The Boston Celtics will open preseason action at TD Garden against the Charlotte Hornets on Sunday, October 2, as part of the team’s four-game exhibition slate for the 2022-23 NBA season, the team announced today.

Boston’s preseason schedule continues at TD Garden when the Celtics face the Toronto Raptors on Wednesday, October 5.

The Celtics will then travel to North Carolina’s Greensboro Coliseum for the team’s second matchup with the Hornets (Friday, October 7), before concluding the preseason in Montreal against the Raptors as part of the NBA’s Canada Series (Friday, October 14).

NBA legend Bill Russell passes away at age 88


To be the greatest champion in your sport, to revolutionize the way the game is played, and to be a societal leader all at once seems unthinkable, but that is who Bill Russell was.

Bill was a champion unlike any other in the history of team sports – an 11-time NBA champion, including winning eight consecutive titles, a five-time MVP, an Olympic Gold Medalist and the NBA’s first Black head coach.

Bill Russell‘s DNA is woven through every element of the Celtics organization, from the relentless pursuit of excellence, to the celebration of team rewards over individual glory, to a commitment to social justice and civil rights off the court.

Our thoughts are with his family as we mourn his passing and celebrate his enormous legacy in basketball, Boston, and beyond.


Bill embodied character and commitment and he was truly one of the finest people to ever live. He will be remembered forever and deservedly so.


“Bill Russell was the greatest champion in all of team sports. The countless accolades that he earned for his storied career with the Boston Celtics – including a record 11 championships and five MVP awards – only begin to tell the story of Bill’s immense impact on our league and broader society.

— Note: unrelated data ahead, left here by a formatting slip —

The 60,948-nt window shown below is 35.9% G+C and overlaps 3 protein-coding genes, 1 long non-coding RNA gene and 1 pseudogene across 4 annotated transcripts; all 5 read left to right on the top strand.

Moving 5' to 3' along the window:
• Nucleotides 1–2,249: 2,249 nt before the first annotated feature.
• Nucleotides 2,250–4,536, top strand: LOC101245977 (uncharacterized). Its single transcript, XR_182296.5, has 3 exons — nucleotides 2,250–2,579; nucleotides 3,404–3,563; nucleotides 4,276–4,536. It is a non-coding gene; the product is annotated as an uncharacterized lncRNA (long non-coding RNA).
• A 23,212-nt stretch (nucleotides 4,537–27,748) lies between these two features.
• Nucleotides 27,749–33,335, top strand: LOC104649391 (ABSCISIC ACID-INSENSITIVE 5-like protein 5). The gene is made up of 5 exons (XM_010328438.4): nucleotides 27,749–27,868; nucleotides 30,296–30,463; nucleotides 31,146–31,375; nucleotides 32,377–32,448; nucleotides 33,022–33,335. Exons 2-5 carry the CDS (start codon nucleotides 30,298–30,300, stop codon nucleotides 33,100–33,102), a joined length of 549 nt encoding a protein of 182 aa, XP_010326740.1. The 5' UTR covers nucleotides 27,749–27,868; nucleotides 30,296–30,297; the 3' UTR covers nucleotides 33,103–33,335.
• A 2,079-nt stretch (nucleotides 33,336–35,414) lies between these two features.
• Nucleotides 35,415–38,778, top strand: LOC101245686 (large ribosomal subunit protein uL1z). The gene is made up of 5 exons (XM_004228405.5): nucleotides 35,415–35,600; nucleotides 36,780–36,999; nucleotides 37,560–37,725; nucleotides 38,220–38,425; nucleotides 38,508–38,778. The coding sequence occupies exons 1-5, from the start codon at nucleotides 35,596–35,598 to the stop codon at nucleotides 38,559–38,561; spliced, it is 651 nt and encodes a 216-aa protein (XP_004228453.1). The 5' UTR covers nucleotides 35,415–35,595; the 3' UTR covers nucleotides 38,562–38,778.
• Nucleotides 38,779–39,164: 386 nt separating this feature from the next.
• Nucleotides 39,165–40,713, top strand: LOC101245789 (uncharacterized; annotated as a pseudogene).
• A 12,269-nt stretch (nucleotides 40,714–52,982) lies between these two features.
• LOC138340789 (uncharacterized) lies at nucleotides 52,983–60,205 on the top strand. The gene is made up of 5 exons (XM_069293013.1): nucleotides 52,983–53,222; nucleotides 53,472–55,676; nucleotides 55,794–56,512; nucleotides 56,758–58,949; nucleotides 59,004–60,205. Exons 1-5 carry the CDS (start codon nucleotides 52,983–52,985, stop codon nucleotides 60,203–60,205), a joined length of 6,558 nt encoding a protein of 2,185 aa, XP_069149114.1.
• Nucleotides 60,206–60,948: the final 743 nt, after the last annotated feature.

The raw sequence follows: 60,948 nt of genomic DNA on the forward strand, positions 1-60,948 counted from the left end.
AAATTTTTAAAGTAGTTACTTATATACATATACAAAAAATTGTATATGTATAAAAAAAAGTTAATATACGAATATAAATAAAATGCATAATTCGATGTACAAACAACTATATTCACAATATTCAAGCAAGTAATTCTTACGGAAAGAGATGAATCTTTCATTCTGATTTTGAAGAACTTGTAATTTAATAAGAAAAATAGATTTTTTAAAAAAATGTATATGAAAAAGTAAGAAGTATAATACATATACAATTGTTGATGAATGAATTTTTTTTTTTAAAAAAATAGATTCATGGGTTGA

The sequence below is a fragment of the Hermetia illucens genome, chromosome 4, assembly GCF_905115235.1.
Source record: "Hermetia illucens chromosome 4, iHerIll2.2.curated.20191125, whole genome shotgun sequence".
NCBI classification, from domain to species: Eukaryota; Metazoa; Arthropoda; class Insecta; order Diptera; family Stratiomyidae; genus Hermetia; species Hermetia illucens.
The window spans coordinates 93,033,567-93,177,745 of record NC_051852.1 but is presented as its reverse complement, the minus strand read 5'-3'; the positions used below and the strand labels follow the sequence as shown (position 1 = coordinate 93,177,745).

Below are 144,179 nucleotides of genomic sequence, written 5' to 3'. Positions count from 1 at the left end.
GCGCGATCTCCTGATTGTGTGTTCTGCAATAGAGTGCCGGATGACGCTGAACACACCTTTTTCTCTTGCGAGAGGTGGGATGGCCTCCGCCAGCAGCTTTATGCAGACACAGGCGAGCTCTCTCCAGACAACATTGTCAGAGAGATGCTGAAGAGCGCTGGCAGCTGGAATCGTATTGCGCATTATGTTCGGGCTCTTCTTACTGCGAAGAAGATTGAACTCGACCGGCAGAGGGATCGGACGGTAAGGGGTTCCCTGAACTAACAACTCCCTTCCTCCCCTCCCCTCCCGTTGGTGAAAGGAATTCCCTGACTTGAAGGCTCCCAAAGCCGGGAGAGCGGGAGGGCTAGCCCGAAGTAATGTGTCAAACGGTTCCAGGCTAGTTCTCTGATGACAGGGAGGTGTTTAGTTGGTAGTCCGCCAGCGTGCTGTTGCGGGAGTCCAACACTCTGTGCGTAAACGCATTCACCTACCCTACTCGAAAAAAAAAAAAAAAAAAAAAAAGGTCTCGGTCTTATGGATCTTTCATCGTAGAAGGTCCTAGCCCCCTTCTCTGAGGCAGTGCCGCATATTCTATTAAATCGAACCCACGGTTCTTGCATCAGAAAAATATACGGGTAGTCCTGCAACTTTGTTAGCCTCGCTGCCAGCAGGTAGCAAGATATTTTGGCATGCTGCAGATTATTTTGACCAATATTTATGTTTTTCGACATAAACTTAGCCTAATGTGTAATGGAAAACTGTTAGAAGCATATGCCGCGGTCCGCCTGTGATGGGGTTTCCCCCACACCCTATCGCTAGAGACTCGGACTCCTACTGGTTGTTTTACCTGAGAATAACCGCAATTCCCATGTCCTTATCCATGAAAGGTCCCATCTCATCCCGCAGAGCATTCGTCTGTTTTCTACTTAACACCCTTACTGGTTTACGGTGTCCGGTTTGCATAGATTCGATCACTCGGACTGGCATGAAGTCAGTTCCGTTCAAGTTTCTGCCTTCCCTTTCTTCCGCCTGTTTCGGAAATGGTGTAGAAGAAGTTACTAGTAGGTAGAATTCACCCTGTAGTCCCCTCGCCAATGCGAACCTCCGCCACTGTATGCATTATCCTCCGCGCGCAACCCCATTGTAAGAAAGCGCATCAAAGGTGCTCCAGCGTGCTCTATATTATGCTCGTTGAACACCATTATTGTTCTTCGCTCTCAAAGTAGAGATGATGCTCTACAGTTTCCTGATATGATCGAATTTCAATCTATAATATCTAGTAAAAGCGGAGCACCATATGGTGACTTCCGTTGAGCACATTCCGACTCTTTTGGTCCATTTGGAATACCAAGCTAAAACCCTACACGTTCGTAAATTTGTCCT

“Bill stood for something much bigger than sports: the values of equality, respect and inclusion that he stamped into the DNA of our league. At the height of his athletic career, Bill advocated vigorously for civil rights and social justice, a legacy he passed down to generations of NBA players who followed in his footsteps. Through the taunts, threats and unthinkable adversity, Bill rose above it all and remained true to his belief that everyone deserves to be treated with dignity.

“For nearly 35 years since Bill completed his trailblazing career as the league’s first Black head coach, we were fortunate to see him at every major NBA event, including the NBA Finals, where he presented the Bill Russell Trophy to the Finals MVP.

“I cherished my friendship with Bill and was thrilled when he received the Presidential Medal of Freedom. I often called him basketball’s Babe Ruth for how he transcended time. Bill was the ultimate winner and consummate teammate, and his influence on the NBA will be felt forever. We send our deepest condolences to his wife, Jeannine, his family and his many friends.”


Per, “a five-time MVP and 12-time All-Star, Russell was an uncanny shot blocker who revolutionized NBA defensive concepts. He finished with 21,620 career rebounds — an average of 22.5 per game — and led the league in rebounding four times. He had 51 rebounds in one game and 49 in two others and posted 12 straight seasons with 1,000 or more rebounds. Russell also averaged 15.1 points and 4.3 assists per game over his career.”